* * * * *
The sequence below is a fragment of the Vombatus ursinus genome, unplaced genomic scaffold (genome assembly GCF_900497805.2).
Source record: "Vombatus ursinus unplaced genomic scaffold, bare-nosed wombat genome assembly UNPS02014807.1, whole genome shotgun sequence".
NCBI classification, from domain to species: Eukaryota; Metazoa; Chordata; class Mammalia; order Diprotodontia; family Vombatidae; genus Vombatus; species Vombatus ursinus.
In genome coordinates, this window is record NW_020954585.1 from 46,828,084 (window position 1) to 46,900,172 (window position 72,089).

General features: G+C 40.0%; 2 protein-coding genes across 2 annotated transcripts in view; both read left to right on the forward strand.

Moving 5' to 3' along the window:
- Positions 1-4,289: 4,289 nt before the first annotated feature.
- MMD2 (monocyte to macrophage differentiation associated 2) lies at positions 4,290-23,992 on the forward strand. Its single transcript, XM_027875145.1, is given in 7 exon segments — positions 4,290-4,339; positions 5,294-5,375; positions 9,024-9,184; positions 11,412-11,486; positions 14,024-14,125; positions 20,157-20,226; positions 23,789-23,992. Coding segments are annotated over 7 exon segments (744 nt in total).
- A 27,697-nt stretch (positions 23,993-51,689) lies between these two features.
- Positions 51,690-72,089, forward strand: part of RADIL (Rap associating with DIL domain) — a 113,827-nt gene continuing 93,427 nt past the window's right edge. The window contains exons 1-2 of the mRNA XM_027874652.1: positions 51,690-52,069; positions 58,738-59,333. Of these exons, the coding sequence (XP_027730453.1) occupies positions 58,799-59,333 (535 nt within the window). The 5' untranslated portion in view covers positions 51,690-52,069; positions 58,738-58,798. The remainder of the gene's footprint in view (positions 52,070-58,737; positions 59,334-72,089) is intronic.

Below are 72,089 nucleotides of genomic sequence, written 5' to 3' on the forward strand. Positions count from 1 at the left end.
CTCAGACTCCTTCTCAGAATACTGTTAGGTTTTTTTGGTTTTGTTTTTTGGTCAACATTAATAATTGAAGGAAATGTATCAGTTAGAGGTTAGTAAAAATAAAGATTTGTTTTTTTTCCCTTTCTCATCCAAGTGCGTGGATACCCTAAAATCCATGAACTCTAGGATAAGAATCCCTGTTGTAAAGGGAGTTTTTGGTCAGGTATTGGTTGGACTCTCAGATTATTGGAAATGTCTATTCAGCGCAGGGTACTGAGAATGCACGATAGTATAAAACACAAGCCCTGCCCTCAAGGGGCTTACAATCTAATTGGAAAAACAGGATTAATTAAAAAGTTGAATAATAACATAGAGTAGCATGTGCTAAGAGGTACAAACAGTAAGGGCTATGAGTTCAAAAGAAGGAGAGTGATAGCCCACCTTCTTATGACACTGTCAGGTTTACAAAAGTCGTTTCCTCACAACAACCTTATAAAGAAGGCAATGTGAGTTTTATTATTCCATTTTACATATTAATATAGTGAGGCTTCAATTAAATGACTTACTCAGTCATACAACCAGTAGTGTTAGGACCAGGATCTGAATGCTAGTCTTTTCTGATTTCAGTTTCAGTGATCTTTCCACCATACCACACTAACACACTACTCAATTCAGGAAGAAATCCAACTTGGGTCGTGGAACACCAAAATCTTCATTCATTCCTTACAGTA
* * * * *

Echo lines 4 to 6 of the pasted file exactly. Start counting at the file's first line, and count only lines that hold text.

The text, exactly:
In genome coordinates, this window is record NW_020954585.1 from 46,828,084 (window position 1) to 46,900,172 (window position 72,089).

General features: G+C 40.0%; 2 protein-coding genes across 2 annotated transcripts in view; both read left to right on the forward strand.

Moving 5' to 3' along the window: